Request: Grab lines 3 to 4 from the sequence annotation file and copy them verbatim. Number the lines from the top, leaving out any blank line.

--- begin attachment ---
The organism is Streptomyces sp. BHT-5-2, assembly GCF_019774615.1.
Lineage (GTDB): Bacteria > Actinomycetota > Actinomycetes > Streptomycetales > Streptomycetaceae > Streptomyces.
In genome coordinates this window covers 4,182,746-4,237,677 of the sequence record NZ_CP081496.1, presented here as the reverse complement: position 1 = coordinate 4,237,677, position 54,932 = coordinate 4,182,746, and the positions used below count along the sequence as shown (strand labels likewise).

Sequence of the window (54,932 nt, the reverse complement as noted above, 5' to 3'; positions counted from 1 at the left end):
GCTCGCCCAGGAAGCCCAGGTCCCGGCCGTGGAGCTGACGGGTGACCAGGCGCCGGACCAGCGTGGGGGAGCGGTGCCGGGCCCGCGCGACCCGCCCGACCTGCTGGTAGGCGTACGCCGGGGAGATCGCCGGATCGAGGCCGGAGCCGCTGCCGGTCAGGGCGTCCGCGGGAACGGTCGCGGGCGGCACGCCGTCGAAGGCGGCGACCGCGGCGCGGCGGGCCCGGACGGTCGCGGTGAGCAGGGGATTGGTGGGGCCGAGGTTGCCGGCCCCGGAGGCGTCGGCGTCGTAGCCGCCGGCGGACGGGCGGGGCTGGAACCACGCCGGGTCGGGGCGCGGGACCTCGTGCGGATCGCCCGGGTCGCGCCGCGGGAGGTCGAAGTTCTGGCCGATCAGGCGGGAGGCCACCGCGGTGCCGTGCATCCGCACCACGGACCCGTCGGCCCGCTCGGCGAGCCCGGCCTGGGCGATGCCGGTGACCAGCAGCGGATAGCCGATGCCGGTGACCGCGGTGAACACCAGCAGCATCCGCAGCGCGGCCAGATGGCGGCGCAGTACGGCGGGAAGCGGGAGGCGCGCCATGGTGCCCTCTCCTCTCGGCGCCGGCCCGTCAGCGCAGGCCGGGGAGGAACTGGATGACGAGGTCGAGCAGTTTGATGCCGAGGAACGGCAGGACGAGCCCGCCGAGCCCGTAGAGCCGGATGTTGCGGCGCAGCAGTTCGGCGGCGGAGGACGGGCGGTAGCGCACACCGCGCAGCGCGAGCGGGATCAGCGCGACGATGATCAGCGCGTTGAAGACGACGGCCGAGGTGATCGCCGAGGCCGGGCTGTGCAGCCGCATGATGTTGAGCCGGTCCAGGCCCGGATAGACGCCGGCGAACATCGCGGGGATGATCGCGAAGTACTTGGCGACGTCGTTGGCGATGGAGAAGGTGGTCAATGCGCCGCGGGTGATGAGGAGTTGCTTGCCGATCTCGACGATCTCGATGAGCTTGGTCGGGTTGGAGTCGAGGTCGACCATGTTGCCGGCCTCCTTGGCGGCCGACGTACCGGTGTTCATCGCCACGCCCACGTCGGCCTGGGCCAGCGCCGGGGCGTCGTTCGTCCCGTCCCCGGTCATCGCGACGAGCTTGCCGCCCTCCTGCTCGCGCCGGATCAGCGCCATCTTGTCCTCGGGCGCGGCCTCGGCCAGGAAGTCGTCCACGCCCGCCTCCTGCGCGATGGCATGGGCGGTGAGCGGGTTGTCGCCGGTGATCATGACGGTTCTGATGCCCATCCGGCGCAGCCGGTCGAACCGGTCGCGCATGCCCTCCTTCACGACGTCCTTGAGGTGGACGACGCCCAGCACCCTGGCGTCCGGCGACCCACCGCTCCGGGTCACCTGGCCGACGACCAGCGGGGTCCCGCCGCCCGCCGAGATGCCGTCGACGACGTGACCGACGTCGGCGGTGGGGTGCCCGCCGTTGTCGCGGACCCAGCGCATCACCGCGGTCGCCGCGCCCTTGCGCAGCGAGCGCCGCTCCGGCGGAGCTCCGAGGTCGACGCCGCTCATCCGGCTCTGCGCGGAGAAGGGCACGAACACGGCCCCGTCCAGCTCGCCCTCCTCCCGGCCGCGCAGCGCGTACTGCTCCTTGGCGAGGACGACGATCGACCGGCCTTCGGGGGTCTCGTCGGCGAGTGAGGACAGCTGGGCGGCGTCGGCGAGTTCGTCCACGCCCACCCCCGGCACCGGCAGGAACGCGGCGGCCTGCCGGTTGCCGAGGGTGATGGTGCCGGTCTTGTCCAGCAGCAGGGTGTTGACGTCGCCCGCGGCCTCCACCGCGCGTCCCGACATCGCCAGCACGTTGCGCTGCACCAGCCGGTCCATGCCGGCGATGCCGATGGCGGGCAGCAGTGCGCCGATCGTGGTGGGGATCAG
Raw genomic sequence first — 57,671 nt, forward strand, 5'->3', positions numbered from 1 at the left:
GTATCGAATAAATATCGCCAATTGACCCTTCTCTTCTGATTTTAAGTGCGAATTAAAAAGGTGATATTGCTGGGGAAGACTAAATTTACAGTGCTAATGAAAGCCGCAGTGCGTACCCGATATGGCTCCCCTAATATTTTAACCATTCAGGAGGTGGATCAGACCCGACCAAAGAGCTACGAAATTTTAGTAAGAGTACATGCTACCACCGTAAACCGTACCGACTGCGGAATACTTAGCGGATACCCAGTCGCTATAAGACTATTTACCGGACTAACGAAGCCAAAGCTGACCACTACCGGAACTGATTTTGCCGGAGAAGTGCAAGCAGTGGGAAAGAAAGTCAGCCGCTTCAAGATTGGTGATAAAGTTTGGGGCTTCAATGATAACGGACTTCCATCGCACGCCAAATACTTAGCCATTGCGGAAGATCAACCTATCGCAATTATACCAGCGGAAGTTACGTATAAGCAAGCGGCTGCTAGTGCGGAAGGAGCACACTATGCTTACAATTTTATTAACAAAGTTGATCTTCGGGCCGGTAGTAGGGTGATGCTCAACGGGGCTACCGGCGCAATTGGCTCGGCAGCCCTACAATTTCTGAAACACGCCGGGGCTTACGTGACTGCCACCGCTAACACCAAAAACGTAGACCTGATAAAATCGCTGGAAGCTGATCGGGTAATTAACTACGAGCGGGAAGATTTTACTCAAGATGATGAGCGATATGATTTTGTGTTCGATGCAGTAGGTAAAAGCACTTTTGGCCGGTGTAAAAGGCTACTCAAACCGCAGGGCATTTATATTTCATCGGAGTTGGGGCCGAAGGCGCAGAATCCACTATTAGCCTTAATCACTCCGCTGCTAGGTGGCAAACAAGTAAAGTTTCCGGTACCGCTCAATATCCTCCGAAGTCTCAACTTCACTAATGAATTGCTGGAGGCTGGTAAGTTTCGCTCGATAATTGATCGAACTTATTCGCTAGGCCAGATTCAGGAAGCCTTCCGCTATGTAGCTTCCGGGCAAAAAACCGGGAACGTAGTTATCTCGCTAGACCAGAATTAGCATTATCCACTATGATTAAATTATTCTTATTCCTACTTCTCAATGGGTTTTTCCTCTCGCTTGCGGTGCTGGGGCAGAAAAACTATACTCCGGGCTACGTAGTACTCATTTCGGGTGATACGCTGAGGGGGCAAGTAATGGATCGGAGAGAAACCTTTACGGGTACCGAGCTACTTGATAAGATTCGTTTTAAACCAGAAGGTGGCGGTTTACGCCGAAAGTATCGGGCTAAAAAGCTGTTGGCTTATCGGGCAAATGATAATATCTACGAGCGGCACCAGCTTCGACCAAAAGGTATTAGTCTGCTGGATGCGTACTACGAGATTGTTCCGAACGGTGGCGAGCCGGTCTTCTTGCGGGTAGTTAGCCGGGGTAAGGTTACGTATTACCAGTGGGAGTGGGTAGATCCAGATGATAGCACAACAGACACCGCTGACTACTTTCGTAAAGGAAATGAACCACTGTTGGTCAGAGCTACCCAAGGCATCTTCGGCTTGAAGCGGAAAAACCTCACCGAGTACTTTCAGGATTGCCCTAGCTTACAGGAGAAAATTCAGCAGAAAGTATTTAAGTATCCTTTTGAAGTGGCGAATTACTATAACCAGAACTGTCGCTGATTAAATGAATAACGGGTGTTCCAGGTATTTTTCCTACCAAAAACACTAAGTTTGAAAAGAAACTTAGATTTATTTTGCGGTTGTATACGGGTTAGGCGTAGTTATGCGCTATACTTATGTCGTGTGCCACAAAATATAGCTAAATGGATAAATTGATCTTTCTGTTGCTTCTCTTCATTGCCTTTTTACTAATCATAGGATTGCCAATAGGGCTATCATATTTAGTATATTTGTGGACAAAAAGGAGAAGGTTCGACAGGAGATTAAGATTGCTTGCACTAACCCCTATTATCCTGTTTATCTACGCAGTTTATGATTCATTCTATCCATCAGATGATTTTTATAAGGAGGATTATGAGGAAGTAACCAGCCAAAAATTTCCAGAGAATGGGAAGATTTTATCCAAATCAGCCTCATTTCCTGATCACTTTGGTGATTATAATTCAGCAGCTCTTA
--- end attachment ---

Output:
In genome coordinates this window covers 4,182,746-4,237,677 of the sequence record NZ_CP081496.1, presented here as the reverse complement: position 1 = coordinate 4,237,677, position 54,932 = coordinate 4,182,746, and the positions used below count along the sequence as shown (strand labels likewise).

Sequence of the window (54,932 nt, the reverse complement as noted above, 5' to 3'; positions counted from 1 at the left end):